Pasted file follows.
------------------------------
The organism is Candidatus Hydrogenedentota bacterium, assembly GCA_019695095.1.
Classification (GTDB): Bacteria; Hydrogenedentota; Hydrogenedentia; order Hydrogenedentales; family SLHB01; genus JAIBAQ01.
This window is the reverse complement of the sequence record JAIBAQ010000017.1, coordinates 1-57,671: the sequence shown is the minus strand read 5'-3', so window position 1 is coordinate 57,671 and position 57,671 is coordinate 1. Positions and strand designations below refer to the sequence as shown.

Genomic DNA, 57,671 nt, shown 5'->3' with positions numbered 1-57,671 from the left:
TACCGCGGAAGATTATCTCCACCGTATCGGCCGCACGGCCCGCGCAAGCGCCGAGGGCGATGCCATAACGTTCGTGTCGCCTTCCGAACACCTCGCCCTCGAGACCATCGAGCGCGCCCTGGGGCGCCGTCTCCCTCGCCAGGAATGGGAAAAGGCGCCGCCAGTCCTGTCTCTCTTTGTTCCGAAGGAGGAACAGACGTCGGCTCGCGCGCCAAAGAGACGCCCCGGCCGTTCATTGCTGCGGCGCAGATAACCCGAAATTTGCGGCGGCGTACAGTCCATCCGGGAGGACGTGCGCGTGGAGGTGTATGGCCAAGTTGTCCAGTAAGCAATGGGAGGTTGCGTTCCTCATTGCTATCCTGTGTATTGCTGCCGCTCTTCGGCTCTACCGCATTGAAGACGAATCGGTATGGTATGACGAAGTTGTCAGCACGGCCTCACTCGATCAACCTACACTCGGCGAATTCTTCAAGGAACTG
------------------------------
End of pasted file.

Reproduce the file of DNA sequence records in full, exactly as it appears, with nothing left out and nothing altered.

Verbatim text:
The organism is Candidatus Hydrogenedentota bacterium, assembly GCA_019695095.1.
Classification (GTDB): Bacteria; Hydrogenedentota; Hydrogenedentia; order Hydrogenedentales; family SLHB01; genus JAIBAQ01.
This window is the reverse complement of the sequence record JAIBAQ010000017.1, coordinates 1-57,671: the sequence shown is the minus strand read 5'-3', so window position 1 is coordinate 57,671 and position 57,671 is coordinate 1. Positions and strand designations below refer to the sequence as shown.

Genomic DNA, 57,671 nt, shown 5'->3' with positions numbered 1-57,671 from the left:
TACCGCGGAAGATTATCTCCACCGTATCGGCCGCACGGCCCGCGCAAGCGCCGAGGGCGATGCCATAACGTTCGTGTCGCCTTCCGAACACCTCGCCCTCGAGACCATCGAGCGCGCCCTGGGGCGCCGTCTCCCTCGCCAGGAATGGGAAAAGGCGCCGCCAGTCCTGTCTCTCTTTGTTCCGAAGGAGGAACAGACGTCGGCTCGCGCGCCAAAGAGACGCCCCGGCCGTTCATTGCTGCGGCGCAGATAACCCGAAATTTGCGGCGGCGTACAGTCCATCCGGGAGGACGTGCGCGTGGAGGTGTATGGCCAAGTTGTCCAGTAAGCAATGGGAGGTTGCGTTCCTCATTGCTATCCTGTGTATTGCTGCCGCTCTTCGGCTCTACCGCATTGAAGACGAATCGGTATGGTATGACGAAGTTGTCAGCACGGCCTCACTCGATCAACCTACACTCGGCGAATTCTTCAAGGAACTG